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Teenist, I Think So!
Walking into Hootenanny’s with a group of my friends, my fingers typing down onto the full keyboard of my cellphone, I can tell even without looking up from my intense conversation, that the workers are just waiting to kick us out. I walk to the opposite side of the store, feeling awkward with every step, trying to ignore the watchful eyes. Across the store my friend takes out his phone and snaps a picture of one of my other friends posing in a winter hat.
“No pictures in the store,” the employee barks.
“I didn’t take a picture,” he challenges raising his arms in front of him, a sign of surrender.
“I just saw you take a picture, delete it,” the tattooed man argues back.
We start sharing looks with each other, snickering and staring down the owner.
“You could leave now,” he responds abruptly. Following his rude comment we leave the store laughing it off.
Banning pictures in stores seems logical and harmless to most adults, but to a teen this is a major affront to our way of life. As kids mature into young adults and teens, their feelings change and they get more responsibilities. Along with this comes independence and privileges on the internet. Being part of the "in" crowd for us teens used to mean hanging out where the cool kids chilled--the mall, the friends house, the rave. But now all we have to do is be within cellphone range. Over the years the cellphone has become the primary mode of socializing with friends over text or picture messages, but let us not forget about the internet.
In the world of fourteen year olds, networking websites such as Facebook and Myspace are all the rage. These websites are places where you can keep in touch and stay connected with old and new friends, writing on other people’s walls and updating status to inform your friends about what’s new. Since these websites also allow for members to share pictures with others, it makes it all the more fun to do.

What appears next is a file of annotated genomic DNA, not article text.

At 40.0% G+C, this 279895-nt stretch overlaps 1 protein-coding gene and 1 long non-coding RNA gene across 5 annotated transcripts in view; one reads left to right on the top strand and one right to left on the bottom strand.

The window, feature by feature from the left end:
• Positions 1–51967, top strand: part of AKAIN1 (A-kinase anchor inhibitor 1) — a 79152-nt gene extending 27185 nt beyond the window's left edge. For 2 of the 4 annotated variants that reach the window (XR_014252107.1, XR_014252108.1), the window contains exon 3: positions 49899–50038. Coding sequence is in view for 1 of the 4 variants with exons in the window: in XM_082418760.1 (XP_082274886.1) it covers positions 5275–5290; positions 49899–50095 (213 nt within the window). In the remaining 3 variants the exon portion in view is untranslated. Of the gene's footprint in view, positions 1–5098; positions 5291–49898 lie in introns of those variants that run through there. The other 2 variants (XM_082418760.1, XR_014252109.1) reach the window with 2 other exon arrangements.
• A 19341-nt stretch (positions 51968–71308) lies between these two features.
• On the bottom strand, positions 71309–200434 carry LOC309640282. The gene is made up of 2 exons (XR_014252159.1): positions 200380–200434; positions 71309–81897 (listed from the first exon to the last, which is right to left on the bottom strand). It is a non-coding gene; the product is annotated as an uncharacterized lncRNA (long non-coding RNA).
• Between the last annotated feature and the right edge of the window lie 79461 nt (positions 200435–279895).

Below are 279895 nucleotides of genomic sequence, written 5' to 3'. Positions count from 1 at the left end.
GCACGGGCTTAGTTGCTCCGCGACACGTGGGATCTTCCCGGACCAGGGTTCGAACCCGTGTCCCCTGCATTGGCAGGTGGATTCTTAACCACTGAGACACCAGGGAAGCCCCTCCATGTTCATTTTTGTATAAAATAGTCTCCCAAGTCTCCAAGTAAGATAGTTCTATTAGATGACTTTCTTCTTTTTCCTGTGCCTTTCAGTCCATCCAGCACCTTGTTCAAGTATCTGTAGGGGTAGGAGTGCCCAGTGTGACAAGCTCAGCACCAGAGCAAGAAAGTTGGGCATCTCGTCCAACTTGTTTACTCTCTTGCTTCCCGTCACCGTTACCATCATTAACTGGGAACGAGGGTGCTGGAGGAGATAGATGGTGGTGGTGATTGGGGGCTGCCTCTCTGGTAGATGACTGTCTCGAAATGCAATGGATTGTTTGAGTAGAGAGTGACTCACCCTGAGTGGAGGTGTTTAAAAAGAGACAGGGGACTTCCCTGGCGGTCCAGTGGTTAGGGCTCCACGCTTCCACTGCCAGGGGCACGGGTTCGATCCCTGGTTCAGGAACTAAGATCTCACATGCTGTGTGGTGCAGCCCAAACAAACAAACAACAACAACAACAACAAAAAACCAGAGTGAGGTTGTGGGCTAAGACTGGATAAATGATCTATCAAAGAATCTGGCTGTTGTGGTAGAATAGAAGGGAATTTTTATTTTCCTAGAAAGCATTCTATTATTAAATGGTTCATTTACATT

Publishing pictures usually gives quick response of opinions on clothes or anything really. It proved to actually help when choosing a dress for my bat mitzvah. At the mall with a couple of my best girl friends, we went to several stores to shop for the perfect bat mitzvah dress. We took about fifteen pictures with our phones and later posted them into an album on Facebook asking our friends to comment. I ended up getting an amazing dress. Telling a teen they can't take pictures is pointless, useless and stupid. Which is due to the fact that first of all telling anyone that they can’t do something will make them have the urge to want to do it, even more than before they were told that they couldn’t.
I ask myself why stores disallow photos. Do stores think that there might be a chance that pictures taken would be sent to other designers to copy. Think deeper, since the pieces are already shown and are labeled with the designer’s name, other clothing companies can't replicate the designs, because they would already be copyrighted. Chances are that if this rule didn't stand in the way, popularity of not only the store, but also the brand would increase. Being viewable on the internet, more people would discover it and buy it, which would increase the store’s income. Stores should urge teens to sell their products, not hinder them.
So what is at the root of the problem? Teen bias. Asking adults about this problem one replied, “That’s interesting because I always take photos in stores and no one ever stops me or follows me around the stores I go into.”
Teen bias overall is a huge topic up for discussion. Most teenagers experience teen bias, but the question remains, is it fair? Fair for teens to be treated differently than adults? Or to make rules that only apply to teens? Personally as a thirteen year old I think that teen bias is more wrong than people wearing Jonas Brother jeans (which is extremely beyond wrong). I believe that we, the kids of America, should be treated with the same respect adults receive in their every day lives. This includes being allowed to take as many pictures to our hearts desire.